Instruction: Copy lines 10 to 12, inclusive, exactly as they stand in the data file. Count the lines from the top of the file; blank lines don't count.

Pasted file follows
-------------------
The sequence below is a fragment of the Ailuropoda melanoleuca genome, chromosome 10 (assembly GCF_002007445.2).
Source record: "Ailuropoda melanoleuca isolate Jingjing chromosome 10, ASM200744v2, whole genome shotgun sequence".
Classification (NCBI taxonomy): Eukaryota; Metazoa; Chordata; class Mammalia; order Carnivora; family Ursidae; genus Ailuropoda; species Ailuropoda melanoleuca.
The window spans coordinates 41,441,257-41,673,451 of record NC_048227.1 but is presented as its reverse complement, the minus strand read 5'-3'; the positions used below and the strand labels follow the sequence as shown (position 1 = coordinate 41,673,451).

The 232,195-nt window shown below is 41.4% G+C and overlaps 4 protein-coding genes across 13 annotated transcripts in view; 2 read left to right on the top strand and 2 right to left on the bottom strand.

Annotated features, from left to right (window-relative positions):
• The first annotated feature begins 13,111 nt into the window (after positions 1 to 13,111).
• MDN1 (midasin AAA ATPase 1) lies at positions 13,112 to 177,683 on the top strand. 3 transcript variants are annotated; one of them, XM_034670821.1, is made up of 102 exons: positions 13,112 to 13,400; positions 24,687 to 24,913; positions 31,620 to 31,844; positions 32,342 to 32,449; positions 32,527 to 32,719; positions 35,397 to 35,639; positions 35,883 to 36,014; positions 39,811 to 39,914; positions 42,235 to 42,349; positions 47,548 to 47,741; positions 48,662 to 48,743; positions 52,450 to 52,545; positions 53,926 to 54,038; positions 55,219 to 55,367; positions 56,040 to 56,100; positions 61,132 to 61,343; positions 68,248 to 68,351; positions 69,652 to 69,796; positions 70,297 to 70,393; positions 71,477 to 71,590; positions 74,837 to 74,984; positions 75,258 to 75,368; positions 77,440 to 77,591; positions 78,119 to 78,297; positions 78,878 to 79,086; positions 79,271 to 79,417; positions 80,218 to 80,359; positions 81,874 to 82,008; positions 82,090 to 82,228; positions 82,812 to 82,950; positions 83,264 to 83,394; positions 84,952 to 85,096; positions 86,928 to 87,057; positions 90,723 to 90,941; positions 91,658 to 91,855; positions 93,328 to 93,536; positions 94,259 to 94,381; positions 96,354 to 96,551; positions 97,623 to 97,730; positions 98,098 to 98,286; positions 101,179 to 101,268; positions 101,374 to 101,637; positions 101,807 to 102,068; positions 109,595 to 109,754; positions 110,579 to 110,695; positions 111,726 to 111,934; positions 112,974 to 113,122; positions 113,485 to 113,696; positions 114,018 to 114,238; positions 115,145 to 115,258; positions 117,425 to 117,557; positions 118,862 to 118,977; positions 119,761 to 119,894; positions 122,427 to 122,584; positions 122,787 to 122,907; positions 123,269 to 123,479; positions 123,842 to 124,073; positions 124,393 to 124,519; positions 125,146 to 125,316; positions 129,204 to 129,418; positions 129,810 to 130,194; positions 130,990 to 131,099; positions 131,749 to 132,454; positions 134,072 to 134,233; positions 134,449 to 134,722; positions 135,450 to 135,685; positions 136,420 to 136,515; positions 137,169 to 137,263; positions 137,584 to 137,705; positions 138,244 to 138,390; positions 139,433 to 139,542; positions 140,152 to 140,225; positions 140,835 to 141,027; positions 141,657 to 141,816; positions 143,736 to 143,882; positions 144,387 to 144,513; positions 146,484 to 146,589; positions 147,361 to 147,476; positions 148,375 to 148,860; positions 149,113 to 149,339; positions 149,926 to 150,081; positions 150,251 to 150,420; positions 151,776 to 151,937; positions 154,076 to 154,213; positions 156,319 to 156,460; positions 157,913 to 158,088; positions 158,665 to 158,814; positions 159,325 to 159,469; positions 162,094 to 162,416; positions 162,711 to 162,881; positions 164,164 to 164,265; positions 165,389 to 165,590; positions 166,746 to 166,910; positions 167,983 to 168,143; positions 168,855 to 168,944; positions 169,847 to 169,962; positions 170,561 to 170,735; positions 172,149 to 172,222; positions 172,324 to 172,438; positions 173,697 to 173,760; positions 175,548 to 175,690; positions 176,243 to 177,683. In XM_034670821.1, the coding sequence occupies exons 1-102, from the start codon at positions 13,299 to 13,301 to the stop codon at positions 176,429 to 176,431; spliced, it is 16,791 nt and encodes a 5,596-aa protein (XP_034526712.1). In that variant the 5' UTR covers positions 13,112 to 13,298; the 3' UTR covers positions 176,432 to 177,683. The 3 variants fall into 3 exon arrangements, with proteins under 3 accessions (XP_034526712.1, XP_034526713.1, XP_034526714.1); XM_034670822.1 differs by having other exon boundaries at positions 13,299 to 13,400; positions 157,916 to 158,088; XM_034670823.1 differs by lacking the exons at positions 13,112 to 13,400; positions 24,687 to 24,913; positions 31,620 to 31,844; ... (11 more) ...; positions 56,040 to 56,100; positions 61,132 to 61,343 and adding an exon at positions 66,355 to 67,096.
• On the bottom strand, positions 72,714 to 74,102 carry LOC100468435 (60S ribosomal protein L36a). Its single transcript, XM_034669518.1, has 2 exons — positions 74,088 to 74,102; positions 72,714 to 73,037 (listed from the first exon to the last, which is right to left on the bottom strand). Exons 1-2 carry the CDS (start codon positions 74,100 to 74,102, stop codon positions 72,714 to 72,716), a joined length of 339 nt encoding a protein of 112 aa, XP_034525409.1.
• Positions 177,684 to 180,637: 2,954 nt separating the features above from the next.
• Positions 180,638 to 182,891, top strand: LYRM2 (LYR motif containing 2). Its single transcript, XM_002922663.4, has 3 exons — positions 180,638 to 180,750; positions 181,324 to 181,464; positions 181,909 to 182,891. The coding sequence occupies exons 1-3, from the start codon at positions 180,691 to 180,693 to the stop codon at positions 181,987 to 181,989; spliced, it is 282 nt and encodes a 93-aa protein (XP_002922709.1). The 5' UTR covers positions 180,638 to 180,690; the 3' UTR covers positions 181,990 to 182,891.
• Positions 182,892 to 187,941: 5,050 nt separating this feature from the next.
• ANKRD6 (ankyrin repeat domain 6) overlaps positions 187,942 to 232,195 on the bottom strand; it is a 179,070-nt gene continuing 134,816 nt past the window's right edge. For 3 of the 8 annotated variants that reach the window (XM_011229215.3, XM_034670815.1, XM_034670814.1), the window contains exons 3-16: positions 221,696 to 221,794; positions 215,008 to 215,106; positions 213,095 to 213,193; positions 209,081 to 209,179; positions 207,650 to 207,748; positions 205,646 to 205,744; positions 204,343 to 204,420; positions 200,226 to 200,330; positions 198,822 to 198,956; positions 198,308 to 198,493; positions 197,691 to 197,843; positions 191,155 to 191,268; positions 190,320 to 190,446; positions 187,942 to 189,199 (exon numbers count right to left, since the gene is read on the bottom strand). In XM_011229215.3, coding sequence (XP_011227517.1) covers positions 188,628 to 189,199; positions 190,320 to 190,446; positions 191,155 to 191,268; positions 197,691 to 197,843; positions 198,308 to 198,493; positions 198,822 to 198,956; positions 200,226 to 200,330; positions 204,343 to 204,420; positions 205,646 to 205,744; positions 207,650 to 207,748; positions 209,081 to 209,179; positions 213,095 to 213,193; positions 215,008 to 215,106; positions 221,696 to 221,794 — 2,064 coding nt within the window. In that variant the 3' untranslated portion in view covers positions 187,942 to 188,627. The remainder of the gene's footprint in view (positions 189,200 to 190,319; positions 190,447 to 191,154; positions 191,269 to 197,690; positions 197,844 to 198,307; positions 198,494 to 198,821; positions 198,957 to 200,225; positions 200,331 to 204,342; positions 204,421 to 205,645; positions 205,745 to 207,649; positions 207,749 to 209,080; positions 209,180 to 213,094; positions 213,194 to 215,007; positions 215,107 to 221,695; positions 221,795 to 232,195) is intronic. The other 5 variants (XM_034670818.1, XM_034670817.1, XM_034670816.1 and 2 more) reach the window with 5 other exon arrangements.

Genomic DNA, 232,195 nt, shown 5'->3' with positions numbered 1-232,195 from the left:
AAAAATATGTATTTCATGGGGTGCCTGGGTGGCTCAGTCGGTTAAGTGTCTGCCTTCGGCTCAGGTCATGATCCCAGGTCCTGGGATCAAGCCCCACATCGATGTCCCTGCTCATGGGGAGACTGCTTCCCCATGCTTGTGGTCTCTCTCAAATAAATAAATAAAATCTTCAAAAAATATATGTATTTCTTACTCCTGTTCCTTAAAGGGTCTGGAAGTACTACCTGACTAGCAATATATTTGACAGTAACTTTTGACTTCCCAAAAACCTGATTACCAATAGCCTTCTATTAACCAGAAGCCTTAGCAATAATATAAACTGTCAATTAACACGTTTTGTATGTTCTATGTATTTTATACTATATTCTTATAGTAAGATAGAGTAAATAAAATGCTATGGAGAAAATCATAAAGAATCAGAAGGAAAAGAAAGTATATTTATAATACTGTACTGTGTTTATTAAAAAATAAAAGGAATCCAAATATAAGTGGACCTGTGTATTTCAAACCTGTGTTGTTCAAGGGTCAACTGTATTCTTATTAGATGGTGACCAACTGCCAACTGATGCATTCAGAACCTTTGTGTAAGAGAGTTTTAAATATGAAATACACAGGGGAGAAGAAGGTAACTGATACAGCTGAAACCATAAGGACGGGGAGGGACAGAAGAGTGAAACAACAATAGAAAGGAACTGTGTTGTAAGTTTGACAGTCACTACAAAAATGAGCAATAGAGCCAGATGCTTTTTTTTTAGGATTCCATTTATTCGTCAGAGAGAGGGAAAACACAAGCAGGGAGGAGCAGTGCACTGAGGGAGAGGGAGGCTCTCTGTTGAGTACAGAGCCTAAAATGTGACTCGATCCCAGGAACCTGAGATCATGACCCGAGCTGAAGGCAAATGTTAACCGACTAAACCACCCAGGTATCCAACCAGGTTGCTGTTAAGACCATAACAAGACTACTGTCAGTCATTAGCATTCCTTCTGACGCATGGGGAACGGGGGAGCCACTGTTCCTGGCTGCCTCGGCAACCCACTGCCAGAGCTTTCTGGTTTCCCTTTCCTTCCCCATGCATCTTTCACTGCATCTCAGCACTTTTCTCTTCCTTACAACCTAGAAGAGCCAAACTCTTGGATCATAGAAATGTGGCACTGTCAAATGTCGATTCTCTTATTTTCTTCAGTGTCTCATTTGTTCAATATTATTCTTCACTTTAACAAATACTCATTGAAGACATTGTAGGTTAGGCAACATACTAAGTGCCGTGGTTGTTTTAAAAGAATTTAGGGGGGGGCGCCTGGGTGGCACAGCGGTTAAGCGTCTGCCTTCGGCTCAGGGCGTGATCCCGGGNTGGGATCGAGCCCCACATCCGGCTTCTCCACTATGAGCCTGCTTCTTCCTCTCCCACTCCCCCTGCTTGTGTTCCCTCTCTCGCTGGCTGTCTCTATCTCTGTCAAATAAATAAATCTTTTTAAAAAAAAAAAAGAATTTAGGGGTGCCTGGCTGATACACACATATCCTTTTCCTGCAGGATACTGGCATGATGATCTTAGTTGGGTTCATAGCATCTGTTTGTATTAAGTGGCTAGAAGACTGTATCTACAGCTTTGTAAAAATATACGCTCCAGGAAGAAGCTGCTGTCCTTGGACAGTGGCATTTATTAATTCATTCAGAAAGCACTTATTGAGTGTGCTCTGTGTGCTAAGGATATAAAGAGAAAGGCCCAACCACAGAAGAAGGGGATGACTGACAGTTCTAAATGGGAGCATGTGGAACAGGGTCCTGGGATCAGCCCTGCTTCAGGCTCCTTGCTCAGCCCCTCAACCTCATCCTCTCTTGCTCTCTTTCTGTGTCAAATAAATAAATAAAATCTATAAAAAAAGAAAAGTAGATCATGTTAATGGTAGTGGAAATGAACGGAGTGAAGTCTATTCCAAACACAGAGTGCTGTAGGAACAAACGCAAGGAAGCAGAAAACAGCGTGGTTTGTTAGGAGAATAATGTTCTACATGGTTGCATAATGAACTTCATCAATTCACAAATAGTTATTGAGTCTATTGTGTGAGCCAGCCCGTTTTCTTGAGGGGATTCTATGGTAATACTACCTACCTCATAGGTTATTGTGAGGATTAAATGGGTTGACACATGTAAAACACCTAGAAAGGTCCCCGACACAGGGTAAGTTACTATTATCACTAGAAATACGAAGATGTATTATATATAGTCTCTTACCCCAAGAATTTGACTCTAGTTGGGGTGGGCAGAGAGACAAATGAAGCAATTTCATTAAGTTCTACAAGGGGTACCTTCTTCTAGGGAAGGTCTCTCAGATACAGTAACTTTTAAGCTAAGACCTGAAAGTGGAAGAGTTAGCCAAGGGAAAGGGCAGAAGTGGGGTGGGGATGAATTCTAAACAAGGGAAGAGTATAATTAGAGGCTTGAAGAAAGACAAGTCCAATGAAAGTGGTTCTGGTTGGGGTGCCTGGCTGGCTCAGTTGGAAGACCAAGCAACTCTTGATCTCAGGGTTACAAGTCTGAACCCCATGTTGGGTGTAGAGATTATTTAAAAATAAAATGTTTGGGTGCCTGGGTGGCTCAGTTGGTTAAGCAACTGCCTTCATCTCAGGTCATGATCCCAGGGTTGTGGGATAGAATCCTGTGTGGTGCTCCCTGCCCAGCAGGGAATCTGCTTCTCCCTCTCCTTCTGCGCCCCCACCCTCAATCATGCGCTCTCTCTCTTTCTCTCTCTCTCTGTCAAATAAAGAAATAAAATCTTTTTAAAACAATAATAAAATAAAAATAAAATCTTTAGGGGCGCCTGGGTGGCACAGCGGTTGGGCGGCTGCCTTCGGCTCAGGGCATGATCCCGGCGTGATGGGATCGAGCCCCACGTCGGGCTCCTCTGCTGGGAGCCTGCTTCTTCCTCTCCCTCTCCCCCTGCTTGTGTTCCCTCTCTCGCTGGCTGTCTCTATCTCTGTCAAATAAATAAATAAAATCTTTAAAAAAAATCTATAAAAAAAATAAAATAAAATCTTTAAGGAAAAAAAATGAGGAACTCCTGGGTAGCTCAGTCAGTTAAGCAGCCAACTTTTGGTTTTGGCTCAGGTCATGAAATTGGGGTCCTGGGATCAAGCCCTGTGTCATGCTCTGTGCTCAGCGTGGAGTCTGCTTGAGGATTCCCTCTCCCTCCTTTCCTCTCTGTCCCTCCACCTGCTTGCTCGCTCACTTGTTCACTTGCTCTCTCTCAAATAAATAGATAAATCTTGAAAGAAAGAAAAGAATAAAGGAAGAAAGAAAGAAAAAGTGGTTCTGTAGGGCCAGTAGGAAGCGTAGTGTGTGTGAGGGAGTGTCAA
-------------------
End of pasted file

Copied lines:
• Positions 177,684 to 180,637: 2,954 nt separating the features above from the next.
• Positions 180,638 to 182,891, top strand: LYRM2 (LYR motif containing 2). Its single transcript, XM_002922663.4, has 3 exons — positions 180,638 to 180,750; positions 181,324 to 181,464; positions 181,909 to 182,891. The coding sequence occupies exons 1-3, from the start codon at positions 180,691 to 180,693 to the stop codon at positions 181,987 to 181,989; spliced, it is 282 nt and encodes a 93-aa protein (XP_002922709.1). The 5' UTR covers positions 180,638 to 180,690; the 3' UTR covers positions 181,990 to 182,891.
• Positions 182,892 to 187,941: 5,050 nt separating this feature from the next.